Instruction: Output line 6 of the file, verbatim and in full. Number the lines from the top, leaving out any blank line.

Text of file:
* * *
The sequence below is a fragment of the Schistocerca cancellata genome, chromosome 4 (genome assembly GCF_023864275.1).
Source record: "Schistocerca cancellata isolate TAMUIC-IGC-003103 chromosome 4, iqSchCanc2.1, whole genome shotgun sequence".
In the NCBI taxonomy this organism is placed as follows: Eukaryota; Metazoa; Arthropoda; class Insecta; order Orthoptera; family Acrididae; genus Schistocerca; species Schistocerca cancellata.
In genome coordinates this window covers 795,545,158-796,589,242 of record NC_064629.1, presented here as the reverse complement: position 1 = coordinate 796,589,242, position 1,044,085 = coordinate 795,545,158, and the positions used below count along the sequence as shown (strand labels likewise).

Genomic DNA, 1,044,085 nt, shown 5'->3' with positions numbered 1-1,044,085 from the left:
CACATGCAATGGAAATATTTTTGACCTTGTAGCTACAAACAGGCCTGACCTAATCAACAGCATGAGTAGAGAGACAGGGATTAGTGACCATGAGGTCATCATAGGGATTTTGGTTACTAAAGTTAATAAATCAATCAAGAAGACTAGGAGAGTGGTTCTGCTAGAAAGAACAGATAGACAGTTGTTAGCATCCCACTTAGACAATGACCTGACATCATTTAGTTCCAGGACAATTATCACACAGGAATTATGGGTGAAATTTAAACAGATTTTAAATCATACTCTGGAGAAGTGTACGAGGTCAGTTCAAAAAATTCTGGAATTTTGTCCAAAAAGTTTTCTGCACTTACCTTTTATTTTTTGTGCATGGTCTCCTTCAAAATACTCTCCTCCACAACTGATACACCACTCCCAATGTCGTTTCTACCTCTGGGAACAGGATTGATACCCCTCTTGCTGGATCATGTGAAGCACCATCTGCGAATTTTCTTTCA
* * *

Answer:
CACATGCAATGGAAATATTTTTGACCTTGTAGCTACAAACAGGCCTGACCTAATCAACAGCATGAGTAGAGAGACAGGGATTAGTGACCATGAGGTCATCATAGGGATTTTGGTTACTAAAGTTAATAAATCAATCAAGAAGACTAGGAGAGTGGTTCTGCTAGAAAGAACAGATAGACAGTTGTTAGCATCCCACTTAGACAATGACCTGACATCATTTAGTTCCAGGACAATTATCACACAGGAATTATGGGTGAAATTTAAACAGATTTTAAATCATACTCTGGAGAAGTGTACGAGGTCAGTTCAAAAAATTCTGGAATTTTGTCCAAAAAGTTTTCTGCACTTACCTTTTATTTTTTGTGCATGGTCTCCTTCAAAATACTCTCCTCCACAACTGATACACCACTCCCAATGTCGTTTCTACCTCTGGGAACAGGATTGATACCCCTCTTGCTGGATCATGTGAAGCACCATCTGCGAATTTTCTTTCA